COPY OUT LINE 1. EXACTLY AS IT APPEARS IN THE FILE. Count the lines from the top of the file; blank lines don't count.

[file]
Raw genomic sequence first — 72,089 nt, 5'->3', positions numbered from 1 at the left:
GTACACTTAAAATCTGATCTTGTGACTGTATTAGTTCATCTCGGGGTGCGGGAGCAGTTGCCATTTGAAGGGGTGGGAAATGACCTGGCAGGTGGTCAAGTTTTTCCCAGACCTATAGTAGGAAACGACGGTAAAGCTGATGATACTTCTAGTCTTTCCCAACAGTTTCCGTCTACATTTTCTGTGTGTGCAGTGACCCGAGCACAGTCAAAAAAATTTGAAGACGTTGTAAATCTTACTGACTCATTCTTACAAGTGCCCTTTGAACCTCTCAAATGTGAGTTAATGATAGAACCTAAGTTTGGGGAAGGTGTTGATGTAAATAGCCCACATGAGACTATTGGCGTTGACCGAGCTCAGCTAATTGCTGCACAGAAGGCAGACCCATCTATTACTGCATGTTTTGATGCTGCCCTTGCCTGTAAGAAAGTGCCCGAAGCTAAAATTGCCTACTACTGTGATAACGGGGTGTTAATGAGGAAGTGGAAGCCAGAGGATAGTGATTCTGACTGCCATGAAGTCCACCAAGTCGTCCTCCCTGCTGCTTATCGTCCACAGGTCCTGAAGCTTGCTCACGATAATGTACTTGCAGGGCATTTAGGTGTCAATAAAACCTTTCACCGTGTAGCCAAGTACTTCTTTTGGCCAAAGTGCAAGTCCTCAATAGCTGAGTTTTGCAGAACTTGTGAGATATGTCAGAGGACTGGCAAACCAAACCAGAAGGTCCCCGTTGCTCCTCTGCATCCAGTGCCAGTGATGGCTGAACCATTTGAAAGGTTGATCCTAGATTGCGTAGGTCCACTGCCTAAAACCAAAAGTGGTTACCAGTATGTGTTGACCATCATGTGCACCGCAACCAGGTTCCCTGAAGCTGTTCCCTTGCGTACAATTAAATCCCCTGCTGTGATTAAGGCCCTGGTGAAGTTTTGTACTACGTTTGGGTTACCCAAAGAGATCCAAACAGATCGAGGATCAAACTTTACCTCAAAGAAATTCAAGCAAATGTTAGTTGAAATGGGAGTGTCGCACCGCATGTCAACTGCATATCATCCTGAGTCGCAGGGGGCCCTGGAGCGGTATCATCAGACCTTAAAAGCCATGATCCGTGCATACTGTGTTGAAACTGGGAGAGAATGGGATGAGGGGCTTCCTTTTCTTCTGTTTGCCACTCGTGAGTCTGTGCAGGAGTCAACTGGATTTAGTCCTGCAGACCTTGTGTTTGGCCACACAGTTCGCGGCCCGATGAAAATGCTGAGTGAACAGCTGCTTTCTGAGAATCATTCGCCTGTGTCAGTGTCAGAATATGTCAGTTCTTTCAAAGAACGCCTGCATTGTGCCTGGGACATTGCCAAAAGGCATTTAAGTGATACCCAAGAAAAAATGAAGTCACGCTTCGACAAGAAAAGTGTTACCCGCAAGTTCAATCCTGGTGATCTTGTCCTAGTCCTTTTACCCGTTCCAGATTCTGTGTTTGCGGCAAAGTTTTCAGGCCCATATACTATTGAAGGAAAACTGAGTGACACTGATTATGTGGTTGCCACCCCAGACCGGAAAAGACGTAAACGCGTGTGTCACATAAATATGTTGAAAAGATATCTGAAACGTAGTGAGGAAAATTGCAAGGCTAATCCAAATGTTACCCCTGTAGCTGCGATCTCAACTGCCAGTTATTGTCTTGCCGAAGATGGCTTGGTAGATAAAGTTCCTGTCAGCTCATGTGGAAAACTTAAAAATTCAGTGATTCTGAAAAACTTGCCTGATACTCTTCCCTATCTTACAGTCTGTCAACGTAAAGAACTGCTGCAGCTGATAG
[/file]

Raw genomic sequence first — 72,089 nt, 5'->3', positions numbered from 1 at the left: